And now, most importantly, the narrative of this story. It’s hard to describe this adequately, and I think a lot of the way that a viewer will react to this movie depends on the way that they respond to the graphic way the movie is filmed. But broadly speaking, “The Handmaiden” is about the two leads falling in love and reclaiming their autonomy and sexuality from a society that has stripped it from them. The rich, spacious manor that Kouzuki has trapped Hideko in is filmed claustrophobically. And both Sook-hee and Hideko are essentially pawns in a game between two rapacious men who try to control Hideko in order to gain access to her fortune.
Both of these men abuse Hideko repeatedly. I should warn the viewer: This movie is at times incredibly uncomfortable to watch. Hideko’s torment at the hands of her captor(s) appears to be Park Chan-wook’s attempt to depict the ways in which women’s sexualities are systematically stripped from them and turned into objects of male fantasy. This is obviously a worthwhile topic to discuss, but while I was watching the movie I couldn’t help but wonder if “The Handmaiden” was counterproductive in achieving its aims. Park Chan-wook films graphic sex between our two female protagonists with a pornographic framing that made me put my head into my hands and pray that my parents didn’t walk downstairs. And when Hideko is forced to (spoiler) read erotic fiction to a room full of older men, Park Chan-wook makes sure to make the scene just as excruciatingly uncomfortable as you feel it should be. When this movie was at its most graphic, it was difficult for me to wonder if I wasn’t myself partaking in the type of voyeurism that the story appears to be criticizing. At what point is the graphic depiction of men co-opting women’s sexuality itself an example of men co-opting women’s sexuality? And there’s also a lot of issues of social class in this film, with colonization and classism playing key narrative roles. How do we deal with these?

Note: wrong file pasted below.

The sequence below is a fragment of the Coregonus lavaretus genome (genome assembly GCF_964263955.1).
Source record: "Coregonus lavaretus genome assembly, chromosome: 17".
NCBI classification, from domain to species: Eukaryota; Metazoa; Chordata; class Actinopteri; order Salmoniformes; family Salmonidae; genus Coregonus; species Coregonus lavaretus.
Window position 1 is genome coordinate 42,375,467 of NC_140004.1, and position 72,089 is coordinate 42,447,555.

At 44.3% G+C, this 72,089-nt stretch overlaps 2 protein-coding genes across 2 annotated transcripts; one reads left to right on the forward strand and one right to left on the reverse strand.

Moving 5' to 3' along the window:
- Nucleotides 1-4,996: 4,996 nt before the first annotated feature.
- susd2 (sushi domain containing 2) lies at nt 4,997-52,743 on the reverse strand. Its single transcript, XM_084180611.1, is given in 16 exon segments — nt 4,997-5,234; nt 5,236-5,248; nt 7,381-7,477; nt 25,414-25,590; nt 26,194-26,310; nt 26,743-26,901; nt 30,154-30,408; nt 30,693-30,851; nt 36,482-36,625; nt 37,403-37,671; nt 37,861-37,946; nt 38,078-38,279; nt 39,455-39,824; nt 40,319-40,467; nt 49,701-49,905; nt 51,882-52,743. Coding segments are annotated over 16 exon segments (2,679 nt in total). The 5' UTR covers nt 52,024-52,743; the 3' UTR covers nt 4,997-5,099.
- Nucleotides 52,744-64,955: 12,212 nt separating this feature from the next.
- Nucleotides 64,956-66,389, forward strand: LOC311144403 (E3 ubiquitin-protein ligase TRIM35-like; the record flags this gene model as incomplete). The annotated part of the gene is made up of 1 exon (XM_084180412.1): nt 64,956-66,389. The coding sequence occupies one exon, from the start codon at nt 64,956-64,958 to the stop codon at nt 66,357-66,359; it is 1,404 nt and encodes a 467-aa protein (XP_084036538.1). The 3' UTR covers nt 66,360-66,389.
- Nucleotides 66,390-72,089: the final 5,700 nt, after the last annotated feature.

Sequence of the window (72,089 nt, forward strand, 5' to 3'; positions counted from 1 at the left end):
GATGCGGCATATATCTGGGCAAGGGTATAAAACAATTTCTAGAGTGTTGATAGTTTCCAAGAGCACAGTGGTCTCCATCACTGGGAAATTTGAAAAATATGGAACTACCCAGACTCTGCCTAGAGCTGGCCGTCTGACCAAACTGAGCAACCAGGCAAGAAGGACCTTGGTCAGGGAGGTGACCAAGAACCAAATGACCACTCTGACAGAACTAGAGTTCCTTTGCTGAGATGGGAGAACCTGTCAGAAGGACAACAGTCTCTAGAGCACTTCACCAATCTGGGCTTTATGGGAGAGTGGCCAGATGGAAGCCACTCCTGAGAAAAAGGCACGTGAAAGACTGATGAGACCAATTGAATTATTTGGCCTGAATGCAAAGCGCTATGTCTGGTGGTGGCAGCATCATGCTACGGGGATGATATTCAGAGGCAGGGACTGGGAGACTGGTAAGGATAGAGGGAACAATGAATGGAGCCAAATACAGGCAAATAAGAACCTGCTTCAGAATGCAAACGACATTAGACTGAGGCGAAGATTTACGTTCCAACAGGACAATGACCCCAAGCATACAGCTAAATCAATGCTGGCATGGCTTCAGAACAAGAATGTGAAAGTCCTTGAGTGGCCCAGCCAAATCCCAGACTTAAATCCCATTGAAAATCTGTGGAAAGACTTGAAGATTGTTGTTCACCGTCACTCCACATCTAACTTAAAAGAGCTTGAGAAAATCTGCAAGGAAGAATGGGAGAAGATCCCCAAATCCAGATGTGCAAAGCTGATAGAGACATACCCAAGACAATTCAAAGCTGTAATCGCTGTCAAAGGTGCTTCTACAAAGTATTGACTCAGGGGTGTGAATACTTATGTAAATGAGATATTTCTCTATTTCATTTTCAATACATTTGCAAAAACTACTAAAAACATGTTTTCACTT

To be honest, I wasn’t sure. But I read some reviews that started to clarify some stuff for me, including one particularly instructive one from an online feminist film journal. The romance between the two leads is depicted almost as a tonic to these societal ills. Where they were trapped, Hideko and Sook-hee are able to find freedom with each other. It’s difficult for me to go into too much detail without spoiling some genuinely arresting scenes, but as the third act unfolds, Park Chan-wook shows us a few key scenes of our two leads seizing back their autonomy by reappropriating a sexuality that was stolen from them. I think the success of this movie for you, dear reader, will entirely depend on the degree to which the third act convinces you of this idea. It was convincing for me, but I think if Park Chan-wook was any less successful in these pivotal scenes, it would have rendered “The Handmaiden” vulnerable to the criticism of the male gaze that it itself presents. So I think “The Handmaiden” is an incredible film and is a pretty good example of feminist filmmaking by a male director. It’s probably not for everyone. But I ultimately think that Park Chan-wook’s sensual, graphic filmmaking ends up manipulating the audience’s emotions in a fascinating and clever way. I would recommend that you watch this, but absolutely do not watch this in a room that other people might walk into — you will have far too many questions to answer. If you’re interested in more movies about feminism and queer romance, you can’t do much better than “Portrait of a Lady on Fire,” which is one of the finest movies that I have ever watched of any genre.
Contact Mark York at mdyorkjr ‘at’ stanford.edu and Nitish Vaidyanathan ‘at’ stanford.edu.